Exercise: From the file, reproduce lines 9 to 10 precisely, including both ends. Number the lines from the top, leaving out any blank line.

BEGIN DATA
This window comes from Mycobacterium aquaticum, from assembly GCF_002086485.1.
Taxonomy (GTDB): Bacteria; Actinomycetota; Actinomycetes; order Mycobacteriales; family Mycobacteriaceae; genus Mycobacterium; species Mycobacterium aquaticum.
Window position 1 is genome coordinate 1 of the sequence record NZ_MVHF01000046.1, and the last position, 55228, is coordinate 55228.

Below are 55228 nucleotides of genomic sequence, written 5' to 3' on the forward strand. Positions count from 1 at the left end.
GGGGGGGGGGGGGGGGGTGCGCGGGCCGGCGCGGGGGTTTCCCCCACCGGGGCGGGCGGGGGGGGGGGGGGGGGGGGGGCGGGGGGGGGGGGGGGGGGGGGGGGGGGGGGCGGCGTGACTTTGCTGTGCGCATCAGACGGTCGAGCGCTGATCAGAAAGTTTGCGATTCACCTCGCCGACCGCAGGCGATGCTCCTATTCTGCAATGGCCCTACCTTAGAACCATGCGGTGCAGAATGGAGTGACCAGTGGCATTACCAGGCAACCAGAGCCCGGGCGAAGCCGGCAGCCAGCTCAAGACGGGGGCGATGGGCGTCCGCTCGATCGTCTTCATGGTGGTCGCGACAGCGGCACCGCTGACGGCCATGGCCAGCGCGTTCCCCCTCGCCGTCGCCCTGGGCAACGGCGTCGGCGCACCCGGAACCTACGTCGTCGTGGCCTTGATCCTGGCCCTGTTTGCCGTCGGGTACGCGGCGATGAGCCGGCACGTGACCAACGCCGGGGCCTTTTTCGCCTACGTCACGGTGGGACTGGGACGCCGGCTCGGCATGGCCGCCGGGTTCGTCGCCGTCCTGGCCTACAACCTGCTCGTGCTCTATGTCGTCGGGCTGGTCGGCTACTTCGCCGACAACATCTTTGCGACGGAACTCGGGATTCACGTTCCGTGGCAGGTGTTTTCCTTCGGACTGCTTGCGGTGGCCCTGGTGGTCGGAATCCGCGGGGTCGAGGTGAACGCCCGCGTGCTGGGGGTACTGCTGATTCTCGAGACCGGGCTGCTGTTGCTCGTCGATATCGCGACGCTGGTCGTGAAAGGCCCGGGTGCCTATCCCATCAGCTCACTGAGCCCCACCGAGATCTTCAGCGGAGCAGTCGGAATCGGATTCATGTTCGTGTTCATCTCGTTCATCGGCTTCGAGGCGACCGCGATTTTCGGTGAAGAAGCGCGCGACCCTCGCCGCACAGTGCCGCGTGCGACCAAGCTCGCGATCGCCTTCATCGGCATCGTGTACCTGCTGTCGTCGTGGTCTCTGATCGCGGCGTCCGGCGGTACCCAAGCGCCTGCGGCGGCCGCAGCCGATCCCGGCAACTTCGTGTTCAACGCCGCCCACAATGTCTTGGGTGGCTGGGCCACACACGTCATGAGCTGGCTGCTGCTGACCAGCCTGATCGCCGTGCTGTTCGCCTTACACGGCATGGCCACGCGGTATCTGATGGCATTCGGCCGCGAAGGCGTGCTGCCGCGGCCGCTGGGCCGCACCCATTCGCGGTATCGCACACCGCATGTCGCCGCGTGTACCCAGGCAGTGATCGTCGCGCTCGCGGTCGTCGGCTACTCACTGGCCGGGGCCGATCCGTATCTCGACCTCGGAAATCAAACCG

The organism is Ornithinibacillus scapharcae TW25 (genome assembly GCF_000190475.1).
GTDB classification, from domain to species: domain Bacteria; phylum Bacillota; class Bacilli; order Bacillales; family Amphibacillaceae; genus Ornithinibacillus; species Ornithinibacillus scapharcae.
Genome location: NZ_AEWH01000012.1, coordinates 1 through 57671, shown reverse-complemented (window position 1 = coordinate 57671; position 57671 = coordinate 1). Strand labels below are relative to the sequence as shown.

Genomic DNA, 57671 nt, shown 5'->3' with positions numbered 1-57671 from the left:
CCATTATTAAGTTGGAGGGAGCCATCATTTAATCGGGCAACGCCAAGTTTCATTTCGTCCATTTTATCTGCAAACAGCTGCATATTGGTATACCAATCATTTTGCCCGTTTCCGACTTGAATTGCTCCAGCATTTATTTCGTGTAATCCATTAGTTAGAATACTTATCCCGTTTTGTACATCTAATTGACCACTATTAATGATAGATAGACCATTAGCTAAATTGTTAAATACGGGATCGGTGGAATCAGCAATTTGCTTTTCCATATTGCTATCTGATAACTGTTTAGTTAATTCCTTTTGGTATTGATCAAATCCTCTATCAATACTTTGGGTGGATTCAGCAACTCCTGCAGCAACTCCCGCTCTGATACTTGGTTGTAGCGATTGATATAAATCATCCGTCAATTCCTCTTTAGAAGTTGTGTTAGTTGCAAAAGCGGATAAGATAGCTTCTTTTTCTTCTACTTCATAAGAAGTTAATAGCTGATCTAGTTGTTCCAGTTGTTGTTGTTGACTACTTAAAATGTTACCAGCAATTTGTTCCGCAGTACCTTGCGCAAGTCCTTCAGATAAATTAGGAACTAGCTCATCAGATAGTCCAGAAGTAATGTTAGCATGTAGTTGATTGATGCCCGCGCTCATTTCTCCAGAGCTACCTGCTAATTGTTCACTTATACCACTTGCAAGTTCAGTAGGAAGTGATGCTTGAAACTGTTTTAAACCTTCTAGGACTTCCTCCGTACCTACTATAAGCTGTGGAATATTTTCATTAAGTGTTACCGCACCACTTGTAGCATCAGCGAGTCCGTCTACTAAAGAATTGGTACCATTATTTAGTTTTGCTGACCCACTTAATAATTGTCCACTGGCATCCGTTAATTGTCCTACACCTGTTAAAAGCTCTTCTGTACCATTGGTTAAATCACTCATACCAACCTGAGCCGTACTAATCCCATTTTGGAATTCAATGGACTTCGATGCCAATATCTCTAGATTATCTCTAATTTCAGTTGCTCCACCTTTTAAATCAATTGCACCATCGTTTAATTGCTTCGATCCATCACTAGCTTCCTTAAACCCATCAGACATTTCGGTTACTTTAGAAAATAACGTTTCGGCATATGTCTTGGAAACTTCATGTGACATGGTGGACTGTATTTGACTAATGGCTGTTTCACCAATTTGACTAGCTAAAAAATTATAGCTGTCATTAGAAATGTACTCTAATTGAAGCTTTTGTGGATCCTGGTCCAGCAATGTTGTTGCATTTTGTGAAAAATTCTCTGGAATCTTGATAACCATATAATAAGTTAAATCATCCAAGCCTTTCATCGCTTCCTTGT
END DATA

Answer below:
Genomic DNA, 57671 nt, shown 5'->3' with positions numbered 1-57671 from the left:
CCATTATTAAGTTGGAGGGAGCCATCATTTAATCGGGCAACGCCAAGTTTCATTTCGTCCATTTTATCTGCAAACAGCTGCATATTGGTATACCAATCATTTTGCCCGTTTCCGACTTGAATTGCTCCAGCATTTATTTCGTGTAATCCATTAGTTAGAATACTTATCCCGTTTTGTACATCTAATTGACCACTATTAATGATAGATAGACCATTAGCTAAATTGTTAAATACGGGATCGGTGGAATCAGCAATTTGCTTTTCCATATTGCTATCTGATAACTGTTTAGTTAATTCCTTTTGGTATTGATCAAATCCTCTATCAATACTTTGGGTGGATTCAGCAACTCCTGCAGCAACTCCCGCTCTGATACTTGGTTGTAGCGATTGATATAAATCATCCGTCAATTCCTCTTTAGAAGTTGTGTTAGTTGCAAAAGCGGATAAGATAGCTTCTTTTTCTTCTACTTCATAAGAAGTTAATAGCTGATCTAGTTGTTCCAGTTGTTGTTGTTGACTACTTAAAATGTTACCAGCAATTTGTTCCGCAGTACCTTGCGCAAGTCCTTCAGATAAATTAGGAACTAGCTCATCAGATAGTCCAGAAGTAATGTTAGCATGTAGTTGATTGATGCCCGCGCTCATTTCTCCAGAGCTACCTGCTAATTGTTCACTTATACCACTTGCAAGTTCAGTAGGAAGTGATGCTTGAAACTGTTTTAAACCTTCTAGGACTTCCTCCGTACCTACTATAAGCTGTGGAATATTTTCATTAAGTGTTACCGCACCACTTGTAGCATCAGCGAGTCCGTCTACTAAAGAATTGGTACCATTATTTAGTTTTGCTGACCCACTTAATAATTGTCCACTGGCATCCGTTAATTGTCCTACACCTGTTAAAAGCTCTTCTGTACCATTGGTTAAATCACTCATACCAACCTGAGCCGTACTAATCCCATTTTGGAATTCAATGGACTTCGATGCCAATATCTCTAGATTATCTCTAATTTCAGTTGCTCCACCTTTTAAATCAATTGCACCATCGTTTAATTGCTTCGATCCATCACTAGCTTCCTTAAACCCATCAGACATTTCGGTTACTTTAGAAAATAACGTTTCGGCATATGTCTTGGAAACTTCATGTGACATGGTGGACTGTATTTGACTAATGGCTGTTTCACCAATTTGACTAGCTAAAAAATTATAGCTGTCATTAGAAATGTACTCTAATTGAAGCTTTTGTGGATCCTGGTCCAGCAATGTTGTTGCATTTTGTGAAAAATTCTCTGGAATCTTGATAACCATATAATAAGTTAAATCATCCAAGCCTTTCATCGCTTCCTTGT